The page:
Player relief as women’s Six Nations split avoided

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A WIDE-RANGING report that will bid to address the decline of the Scotland women’s national rugby team was sanctioned yesterday on the same day that it was announced that the Six Nations would not be splitting into two tiers.

The announcement regarding the report by Scottish Rugby came just hours after the Six Nations Council confirmed its continued support for the present format of the women’s championship.

Over the past few weeks there had been growing rumours that the council were going to split the event into two with Ireland, England and France in one section and Wales, Italy and Scotland in another.

This idea had been put forward by the Scottish Rugby Union and their Welsh counterparts over recent months with the former believing that a change, albeit on a temporary basis, would allow the up-and-coming players to develop on a more level playing field.

However, the idea seemed to have little backing from those involved from the outset, and numerous groups and individuals such as the All Party Parliamentary Group on Women’s Sport, the website and the Irish captain Fiona Coghlan all voiced their dismay.

Jamie Hepburn, MSP for Cumbernauld & Kilsyth (SNP), wrote to the Scottish Rugby Union about the matter and while the Scotland players remained quiet on the issue publicly, it was clear that many were upset about the idea privately.

Yesterday, many people within the women’s game in Scotland and beyond took to social networking sites to express their views regarding the decision to keep the Women’s Six Nations as they are.

Among them was Scotland scrum-half Louise Dalgliesh, who tweeted: “Great news. There is work to do, but the support from the top is what will have the biggest impact.”

Announcing the decision after the meeting in Paris, Roger Lewis, the new chair of the Six Nations Women’s Game Sub-Committee, said: “We will now positively harness the energy that has been generated by the recent debate and together take Women’s Six Nations rugby forward.”

While there seems overwhelming support for the Six Nations to continue, it does not hide the fact that on a local and Scottish level women’s rugby is in need of a serious overhaul.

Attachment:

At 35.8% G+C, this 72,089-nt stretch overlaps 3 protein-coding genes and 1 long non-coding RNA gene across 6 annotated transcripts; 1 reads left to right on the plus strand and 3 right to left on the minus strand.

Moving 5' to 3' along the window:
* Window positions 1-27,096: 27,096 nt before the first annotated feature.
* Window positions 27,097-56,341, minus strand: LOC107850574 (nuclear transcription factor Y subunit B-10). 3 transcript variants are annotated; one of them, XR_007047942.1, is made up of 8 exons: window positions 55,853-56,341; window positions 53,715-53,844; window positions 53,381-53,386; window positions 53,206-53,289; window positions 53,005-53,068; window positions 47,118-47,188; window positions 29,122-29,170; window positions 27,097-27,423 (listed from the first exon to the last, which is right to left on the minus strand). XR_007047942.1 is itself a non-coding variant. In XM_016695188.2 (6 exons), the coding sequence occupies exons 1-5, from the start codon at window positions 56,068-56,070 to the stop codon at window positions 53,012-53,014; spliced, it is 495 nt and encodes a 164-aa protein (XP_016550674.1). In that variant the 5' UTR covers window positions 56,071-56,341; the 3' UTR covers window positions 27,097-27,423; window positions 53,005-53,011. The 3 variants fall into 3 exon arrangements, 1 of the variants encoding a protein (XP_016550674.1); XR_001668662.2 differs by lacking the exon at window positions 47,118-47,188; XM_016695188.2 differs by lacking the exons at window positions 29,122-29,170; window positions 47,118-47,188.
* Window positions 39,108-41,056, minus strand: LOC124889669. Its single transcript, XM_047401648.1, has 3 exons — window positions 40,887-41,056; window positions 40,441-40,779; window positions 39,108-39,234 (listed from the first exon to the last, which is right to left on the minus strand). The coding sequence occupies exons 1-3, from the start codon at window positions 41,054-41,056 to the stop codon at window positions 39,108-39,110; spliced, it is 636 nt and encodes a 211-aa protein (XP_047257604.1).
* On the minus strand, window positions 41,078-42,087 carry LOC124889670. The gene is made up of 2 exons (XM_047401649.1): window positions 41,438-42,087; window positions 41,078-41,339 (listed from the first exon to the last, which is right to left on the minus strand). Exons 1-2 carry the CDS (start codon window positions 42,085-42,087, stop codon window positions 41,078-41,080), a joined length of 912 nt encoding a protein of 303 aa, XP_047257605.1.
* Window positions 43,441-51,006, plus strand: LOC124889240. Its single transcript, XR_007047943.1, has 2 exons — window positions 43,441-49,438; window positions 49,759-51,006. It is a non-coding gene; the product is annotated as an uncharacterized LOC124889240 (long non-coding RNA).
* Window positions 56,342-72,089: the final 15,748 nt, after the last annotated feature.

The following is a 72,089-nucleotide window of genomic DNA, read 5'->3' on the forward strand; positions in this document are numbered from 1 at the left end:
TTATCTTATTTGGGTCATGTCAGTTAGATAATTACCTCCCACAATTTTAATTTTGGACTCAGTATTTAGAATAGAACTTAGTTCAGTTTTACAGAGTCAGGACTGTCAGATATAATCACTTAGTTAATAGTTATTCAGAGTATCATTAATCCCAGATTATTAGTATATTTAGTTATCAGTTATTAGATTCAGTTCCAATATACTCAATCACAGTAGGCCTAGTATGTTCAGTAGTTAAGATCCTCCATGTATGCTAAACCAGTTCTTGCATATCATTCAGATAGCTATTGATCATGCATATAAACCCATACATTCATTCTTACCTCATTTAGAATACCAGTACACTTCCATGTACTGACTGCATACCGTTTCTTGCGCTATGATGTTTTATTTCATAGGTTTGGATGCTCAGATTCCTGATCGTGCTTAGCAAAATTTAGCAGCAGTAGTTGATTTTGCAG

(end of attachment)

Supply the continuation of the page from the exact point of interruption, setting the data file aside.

Good work has been done by the SRU and clubs and schools to help grow the game at a junior and youth level, and while this may be encouraging, few would disagree that the current league structure at senior level needs a lot of work and the standard is not high enough or competitive enough.

It has been great to see two or three teenagers make the Scotland squad this year too, while the under-20s set-up is improving, but the statistics show that Scotland have not won a match in the Six Nations since 2010, with 2011, 2012 and 2013 seeing whitewashes.

Indeed this has left the nat-ional team facing World Cup 2014 qualifiers in Spain later this month. Colin Thomson, director of rugby operations at the SRU, said: “We are determined to address this decline and whatever solution is arrived at will be one with the player at its core.

“Mark Dodson, our chief executive, is commissioning a report at once looking at how the women’s game operates in Scotland and assessing its overall health.

“The report will be wide-ranging with a key element the need to identify and implement solutions that increase the number of women players, assist their development as athletes and ensure they can perform at the highest level.”

Reacting to the announcement Caine McIntyre, who coached Hillhead/Jordanhill to the double this term, said: “For me the problem is not the international set up or the girls who are committed to it, but the way the grassroots level is run.

“The women’s club game is not producing enough regular competition for players to develop their skills and they are not being tested enough.

“Women’s rugby needs to try to attract girls from other sports, but at the moment women’s rugby isn’t an attractive product.

“This report will hopefully tackle some of these issues.”

Morgan women, who won the RBS Bowl on Sunday, tweeted: “We’ll be curious to see if we as players and as clubs will be consulted in how best to progress as a rugby nation.”